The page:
Revenue kills innovative pension

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The Independent Online
THE Inland Revenue has squashed an innovative pension plan that boosts the payout for those unable to care for themselves, writes Vivien Goldsmith.

Cannon Lincoln, an American- owned company, launched Oasis Plus as an option on its personal pension plans in January 1991. But last March the Revenue wrote to the company to say that the tax privileges of a pension scheme were not appropriate for schemes involving 'insurance cover'. 'Pension arrangements are given solely with the object of encouraging people to provide for an income in retirement,' it said in a letter.

The Revenue is not pursuing the 10 people who have chosen the option, and says it will allow the 15,000 people who have bought Cannon Lincoln pensions since 1991 to retain the right to choose that option. But no new policies can be sold.

Kevan Ward, pensions marketing manager at Cannon Lincoln, said he believed the Revenue reviewed the scheme after the reinsurers proposed a similar option on an occupational pension scheme. This could have breached the rule that company pensions must not exceed two thirds of final salary.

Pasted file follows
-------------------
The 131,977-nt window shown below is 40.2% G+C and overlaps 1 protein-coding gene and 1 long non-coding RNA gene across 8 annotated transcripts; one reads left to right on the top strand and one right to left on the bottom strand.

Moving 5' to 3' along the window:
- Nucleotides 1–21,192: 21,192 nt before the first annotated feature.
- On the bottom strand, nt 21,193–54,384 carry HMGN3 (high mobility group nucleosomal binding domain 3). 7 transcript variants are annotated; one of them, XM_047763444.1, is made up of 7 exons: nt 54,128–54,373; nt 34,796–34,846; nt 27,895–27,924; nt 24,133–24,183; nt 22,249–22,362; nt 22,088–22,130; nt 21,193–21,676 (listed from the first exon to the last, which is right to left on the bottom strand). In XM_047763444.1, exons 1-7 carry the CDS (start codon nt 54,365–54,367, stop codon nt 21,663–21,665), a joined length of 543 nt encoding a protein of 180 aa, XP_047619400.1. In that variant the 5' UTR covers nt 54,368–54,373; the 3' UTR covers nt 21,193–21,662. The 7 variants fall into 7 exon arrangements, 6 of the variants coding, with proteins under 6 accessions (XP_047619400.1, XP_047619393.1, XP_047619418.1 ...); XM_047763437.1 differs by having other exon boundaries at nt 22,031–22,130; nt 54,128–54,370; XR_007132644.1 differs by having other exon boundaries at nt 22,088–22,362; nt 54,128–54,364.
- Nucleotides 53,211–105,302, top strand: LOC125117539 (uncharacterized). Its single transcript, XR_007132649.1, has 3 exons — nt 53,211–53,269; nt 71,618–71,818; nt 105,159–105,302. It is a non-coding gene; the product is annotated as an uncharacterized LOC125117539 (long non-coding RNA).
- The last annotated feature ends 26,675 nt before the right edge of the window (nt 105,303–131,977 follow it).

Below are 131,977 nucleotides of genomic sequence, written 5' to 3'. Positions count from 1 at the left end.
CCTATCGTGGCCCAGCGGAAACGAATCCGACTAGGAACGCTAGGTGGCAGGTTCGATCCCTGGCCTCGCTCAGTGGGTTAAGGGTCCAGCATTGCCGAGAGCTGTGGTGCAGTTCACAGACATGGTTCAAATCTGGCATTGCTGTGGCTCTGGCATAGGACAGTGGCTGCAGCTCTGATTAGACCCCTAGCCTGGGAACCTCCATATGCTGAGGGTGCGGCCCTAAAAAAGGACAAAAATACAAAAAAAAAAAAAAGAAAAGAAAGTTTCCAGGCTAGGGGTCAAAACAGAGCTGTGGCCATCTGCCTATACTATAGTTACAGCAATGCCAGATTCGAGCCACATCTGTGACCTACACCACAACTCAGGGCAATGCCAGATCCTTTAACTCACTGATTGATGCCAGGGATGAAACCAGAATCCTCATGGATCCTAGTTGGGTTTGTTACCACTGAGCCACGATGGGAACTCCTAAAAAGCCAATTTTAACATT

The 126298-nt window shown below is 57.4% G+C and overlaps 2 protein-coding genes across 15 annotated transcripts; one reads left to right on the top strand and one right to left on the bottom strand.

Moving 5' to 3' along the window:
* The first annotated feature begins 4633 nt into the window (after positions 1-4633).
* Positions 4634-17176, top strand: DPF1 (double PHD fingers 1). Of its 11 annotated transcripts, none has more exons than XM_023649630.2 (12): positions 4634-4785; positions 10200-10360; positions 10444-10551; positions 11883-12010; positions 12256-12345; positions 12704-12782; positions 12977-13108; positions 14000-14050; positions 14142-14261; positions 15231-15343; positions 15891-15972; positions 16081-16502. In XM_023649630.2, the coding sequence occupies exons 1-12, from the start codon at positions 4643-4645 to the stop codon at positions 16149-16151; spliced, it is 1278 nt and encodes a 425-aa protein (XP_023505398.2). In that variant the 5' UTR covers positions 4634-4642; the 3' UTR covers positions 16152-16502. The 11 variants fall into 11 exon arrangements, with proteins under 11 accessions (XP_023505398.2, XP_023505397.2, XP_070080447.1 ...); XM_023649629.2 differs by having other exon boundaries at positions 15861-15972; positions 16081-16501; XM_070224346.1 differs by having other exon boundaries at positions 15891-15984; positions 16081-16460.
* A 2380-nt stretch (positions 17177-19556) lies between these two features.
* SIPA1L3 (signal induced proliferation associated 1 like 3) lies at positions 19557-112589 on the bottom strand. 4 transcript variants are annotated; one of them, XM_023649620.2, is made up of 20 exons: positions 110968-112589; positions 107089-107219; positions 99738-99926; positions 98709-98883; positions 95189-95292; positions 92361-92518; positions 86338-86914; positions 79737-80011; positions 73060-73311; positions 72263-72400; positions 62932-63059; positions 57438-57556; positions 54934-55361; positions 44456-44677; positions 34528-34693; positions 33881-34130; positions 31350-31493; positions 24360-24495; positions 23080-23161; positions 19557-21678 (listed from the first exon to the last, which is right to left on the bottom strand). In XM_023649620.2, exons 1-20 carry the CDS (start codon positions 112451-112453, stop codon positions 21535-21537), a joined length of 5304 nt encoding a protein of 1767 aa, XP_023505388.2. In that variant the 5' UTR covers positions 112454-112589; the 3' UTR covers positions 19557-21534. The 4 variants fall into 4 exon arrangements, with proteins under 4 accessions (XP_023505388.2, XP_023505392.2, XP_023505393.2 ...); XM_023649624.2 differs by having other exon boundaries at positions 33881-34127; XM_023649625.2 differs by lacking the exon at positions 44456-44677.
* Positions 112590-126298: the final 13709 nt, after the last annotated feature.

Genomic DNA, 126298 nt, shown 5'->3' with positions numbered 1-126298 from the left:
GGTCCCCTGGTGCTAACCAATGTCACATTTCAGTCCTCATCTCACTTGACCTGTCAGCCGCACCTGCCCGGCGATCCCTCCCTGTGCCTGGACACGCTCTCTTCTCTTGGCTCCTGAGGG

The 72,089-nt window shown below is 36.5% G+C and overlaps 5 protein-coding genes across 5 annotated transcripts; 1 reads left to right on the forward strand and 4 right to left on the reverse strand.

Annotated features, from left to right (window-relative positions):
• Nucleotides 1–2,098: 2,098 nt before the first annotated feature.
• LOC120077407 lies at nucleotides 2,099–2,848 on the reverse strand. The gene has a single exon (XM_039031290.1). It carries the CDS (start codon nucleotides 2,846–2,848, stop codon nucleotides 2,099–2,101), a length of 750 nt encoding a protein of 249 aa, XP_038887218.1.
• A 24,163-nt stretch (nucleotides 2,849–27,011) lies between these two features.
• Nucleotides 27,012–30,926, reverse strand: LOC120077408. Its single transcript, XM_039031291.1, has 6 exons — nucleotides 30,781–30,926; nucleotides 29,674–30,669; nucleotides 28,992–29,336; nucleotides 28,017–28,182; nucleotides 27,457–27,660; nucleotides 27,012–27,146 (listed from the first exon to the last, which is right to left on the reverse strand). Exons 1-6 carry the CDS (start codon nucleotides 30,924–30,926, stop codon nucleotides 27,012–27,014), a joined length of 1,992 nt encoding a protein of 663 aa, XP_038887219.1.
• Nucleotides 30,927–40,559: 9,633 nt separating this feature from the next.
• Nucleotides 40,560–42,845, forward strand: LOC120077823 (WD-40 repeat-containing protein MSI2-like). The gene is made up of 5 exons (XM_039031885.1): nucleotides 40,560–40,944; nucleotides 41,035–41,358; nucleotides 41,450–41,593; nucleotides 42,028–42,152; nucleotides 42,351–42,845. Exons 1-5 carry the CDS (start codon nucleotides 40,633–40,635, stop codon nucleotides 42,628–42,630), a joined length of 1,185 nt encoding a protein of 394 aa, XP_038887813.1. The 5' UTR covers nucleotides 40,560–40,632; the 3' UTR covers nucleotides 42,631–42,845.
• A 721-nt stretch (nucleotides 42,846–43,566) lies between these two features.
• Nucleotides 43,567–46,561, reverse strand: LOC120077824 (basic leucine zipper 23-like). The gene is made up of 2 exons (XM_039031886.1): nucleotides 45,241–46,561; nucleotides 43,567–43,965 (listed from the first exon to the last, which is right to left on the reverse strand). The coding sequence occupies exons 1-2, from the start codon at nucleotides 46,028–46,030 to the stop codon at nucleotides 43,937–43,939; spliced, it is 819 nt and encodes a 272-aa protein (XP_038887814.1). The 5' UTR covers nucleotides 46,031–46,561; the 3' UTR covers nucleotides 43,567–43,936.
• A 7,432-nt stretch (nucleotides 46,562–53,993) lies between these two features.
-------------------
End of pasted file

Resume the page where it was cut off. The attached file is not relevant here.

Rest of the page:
Anyone who chose Oasis Plus on retirement had to sacrifice 10 per cent of their initial pension payment. To get a pension that rises 5 per cent a year you must give up 35 to 40 per cent of initial payments.

If a doctor certifies that the pensioner can no longer cope with daily living unaided the uprating is triggered. The amount depended on retirement age.

So a man retiring at 60 with a pounds 5,000 pension would get an initial pension of pounds 4,500 a year. If he is overtaken by infirmity the pension jumps to pounds 13,500 after a three-month delay. The uprating comes to all on their 85th birthday.

Mr Ward said the decision seemed unfair as pensions included elements of insurance - life insurance, and the payment of premiums for those unable to work. It also seemed out of step with government policy to encourage people to take more responsibility for their old age.

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